Ft. Meyers, FL – I slipped into Florida for the weekend with my oldest son, Patrick, to watch a couple of Red Sox Spring Training games and found myself absolutely mesmerized by the sheer tranquility of this game. Maybe I just needed the break, but I happily watched as game time approached while one of the grounds crew meticulously painted the white chalk lines down the first and third base lines, as well as the batter’s box on either side of home plate.
Baseball is all about time honored traditions. The pitcher, warming up, makes an upward gesture with his glove when he is about to throw his last warm-up toss. He walks off the mound as the catcher stands bolt upright and fires the ball to a waiting second baseman, who lightly tosses the ball to the shortstop who then turns and throws it to the third baseman. The pitcher has now arrived back on the mound and turns precisely in time to catch the ball from the third baseman.
All of which got me to thinking about the National Football League (NFL) which is embroiled in an ugly public relations meltdown that the public largely perceives as millionaire players battling zillionaire owners over how much money is enough.
So, it’s one, two, three strikes you’re out at the old NFL!
Baseball, of course, is no stranger to labor strikes and work stoppages. The 1994-95 baseball strike wiped out the entire 1994 post season and World Series, lasted 232 days and was the eighth labor action in its history.
But baseball today is enjoying the sunlight while the NFL is uncomfortably in the spotlight trying to explain to season ticket holders and football fans nationwide why these very well paid athletes who step out onto the gridiron every Sunday for 16 weeks (more if they make the postseason) can’t abide by the owner’s insistence that they rewrite the current Collective Bargaining Agreement (CBA) that binds owners and players financially. The owners want to tear up the CBA and force players to absorb costs such as the expense of building new stadiums as part of the 60 percent they receive from revenues (simplified explanation).
The players counter that no other employee has to pay for operating costs as part of their compensation. So the players decided to play hardball with the owners and recently decertified their own union and announced that players would file anti-trust litigation against the owners. That pretty much guaranteed the current lockout which effectively defines the upcoming season as the not-so upcoming season.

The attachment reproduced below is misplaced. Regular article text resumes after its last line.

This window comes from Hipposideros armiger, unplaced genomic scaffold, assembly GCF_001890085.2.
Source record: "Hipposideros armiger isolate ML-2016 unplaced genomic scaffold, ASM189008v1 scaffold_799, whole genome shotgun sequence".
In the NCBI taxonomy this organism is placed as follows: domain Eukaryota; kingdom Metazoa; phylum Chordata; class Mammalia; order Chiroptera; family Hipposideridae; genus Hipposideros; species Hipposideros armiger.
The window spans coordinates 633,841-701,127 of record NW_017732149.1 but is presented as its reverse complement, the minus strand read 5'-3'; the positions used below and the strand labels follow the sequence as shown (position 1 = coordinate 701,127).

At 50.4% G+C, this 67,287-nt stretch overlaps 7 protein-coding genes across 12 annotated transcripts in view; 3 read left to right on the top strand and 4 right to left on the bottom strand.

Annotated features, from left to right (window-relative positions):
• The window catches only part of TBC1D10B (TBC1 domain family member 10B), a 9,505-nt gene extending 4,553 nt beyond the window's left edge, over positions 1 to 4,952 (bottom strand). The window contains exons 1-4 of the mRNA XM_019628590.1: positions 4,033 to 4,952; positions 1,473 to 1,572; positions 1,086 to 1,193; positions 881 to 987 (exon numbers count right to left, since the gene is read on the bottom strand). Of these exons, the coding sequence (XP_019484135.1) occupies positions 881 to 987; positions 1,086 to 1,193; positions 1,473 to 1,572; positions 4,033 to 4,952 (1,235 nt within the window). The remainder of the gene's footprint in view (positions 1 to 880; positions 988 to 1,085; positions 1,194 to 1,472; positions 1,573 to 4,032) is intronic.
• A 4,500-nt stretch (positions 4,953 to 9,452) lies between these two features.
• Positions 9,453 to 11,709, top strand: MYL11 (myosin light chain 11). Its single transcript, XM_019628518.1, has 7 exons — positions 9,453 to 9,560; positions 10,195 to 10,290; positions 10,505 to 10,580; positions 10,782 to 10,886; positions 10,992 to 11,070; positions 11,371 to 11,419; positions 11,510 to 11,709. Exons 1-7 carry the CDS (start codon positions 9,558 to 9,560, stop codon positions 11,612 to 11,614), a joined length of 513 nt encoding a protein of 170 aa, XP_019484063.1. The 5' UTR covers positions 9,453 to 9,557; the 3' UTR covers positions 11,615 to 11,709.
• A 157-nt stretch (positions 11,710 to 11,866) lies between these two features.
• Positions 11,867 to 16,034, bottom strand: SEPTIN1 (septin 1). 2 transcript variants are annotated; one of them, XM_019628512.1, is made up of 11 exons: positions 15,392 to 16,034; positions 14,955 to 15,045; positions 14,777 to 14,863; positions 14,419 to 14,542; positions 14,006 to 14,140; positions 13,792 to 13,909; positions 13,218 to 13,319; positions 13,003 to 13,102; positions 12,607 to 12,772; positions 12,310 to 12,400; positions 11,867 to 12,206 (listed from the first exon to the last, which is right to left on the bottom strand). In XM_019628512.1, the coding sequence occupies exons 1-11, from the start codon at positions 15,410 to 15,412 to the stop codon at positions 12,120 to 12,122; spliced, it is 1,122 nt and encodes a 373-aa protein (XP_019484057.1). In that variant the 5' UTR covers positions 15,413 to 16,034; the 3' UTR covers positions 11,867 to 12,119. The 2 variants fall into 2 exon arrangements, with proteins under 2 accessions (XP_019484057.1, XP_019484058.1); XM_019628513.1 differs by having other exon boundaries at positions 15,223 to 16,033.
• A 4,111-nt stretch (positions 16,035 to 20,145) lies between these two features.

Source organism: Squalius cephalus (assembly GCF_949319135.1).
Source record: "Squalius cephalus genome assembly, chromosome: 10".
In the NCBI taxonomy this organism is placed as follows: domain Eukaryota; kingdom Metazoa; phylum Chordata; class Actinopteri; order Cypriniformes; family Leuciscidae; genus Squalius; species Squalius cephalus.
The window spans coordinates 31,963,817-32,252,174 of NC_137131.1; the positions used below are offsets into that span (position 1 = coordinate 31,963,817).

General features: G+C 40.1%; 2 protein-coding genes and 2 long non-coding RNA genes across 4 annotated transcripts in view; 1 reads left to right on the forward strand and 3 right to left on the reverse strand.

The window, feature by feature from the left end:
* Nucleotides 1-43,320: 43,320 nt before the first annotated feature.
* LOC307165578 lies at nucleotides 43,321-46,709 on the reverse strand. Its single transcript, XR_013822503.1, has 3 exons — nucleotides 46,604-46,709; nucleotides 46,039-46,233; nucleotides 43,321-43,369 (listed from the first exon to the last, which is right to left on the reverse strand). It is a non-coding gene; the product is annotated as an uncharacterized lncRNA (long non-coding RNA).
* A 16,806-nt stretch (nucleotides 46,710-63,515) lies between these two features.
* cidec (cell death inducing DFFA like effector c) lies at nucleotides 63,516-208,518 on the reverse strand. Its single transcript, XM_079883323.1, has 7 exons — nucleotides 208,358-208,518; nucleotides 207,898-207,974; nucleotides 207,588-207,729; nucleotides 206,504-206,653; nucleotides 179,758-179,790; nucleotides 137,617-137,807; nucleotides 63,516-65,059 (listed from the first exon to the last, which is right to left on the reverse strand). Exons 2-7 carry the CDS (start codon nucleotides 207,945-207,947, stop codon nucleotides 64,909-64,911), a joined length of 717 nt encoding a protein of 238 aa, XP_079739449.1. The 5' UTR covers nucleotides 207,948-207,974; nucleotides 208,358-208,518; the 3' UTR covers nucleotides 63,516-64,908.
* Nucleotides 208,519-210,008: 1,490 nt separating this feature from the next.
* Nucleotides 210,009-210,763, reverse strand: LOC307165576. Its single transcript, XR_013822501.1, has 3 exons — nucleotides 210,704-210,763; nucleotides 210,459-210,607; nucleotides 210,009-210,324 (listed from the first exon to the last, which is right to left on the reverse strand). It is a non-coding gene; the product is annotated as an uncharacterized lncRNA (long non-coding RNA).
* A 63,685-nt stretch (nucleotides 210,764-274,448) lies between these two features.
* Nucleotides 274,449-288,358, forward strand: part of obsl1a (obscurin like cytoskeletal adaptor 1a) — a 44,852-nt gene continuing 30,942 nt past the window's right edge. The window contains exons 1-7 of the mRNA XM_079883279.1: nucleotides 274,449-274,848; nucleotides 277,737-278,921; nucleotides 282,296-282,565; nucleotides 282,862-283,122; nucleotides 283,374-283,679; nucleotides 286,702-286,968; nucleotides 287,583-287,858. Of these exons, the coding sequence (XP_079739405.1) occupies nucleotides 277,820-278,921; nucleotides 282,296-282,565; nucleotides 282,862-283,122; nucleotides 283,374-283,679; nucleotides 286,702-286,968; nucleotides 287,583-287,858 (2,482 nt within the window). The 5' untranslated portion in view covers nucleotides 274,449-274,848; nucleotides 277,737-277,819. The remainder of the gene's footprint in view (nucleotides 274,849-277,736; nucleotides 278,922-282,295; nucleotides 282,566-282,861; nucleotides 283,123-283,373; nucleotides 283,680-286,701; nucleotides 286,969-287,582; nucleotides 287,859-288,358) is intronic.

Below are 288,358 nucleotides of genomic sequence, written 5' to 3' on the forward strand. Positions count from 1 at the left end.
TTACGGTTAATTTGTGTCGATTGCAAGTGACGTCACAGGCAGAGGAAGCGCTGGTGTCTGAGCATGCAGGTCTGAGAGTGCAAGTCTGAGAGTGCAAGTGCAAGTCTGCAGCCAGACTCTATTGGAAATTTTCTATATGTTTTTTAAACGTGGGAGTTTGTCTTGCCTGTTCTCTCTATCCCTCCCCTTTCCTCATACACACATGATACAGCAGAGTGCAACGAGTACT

No practices, no preseason, no football season unless something changes and one side or the other signals a different attitude.
Both sides are saying all the things that you would expect them to say (positions that PR folks have undoubtedly told them to voice). The owners, pretty much the richest class of human beings on the planet, say that the current revenue agreement is unsustainable, the economy is in decline, and players should be well paid – but new stadiums cost about $1 billion and you can’t ask the owners to absorb all those costs!
The players talk in terms of collective bargaining rights, the fundamental right of all workers to have parity and fairness. Most NFL players have relatively short careers, which means they “have” to be well paid now or they are going to be selling used cars after they retire. They want the owners to open up their books and show them how much of a struggle this is for them before they accept what amounts to a more than 9 percent reduction in pay.
If either or both sides of this dispute really cared about the fans – which both have at the top of their talking points memo – they would settle this. People who sit in parking lots grilling Polish sausages and drinking beer five hours before a game with war paint on their faces are not going to connect to Tom Brady’s complaint about players needing a bigger stake in revenue. Tom might have found some sympathy somewhere but it isn’t like he’s trying to squeak by on his base salary of $3.5 million. His model wife (that is, his wife who is a model) was recently ranked among the 20 richest women in the world and is worth an estimated $70 million.
And the owners have at least as steep a PR hill to climb as the players.
So here’s a quick memo to both sides: We don’t care. Settle your labor problem and stop trying to win us over. If you don’t play football on Sunday, we will just find something else to do.
Like watch baseball.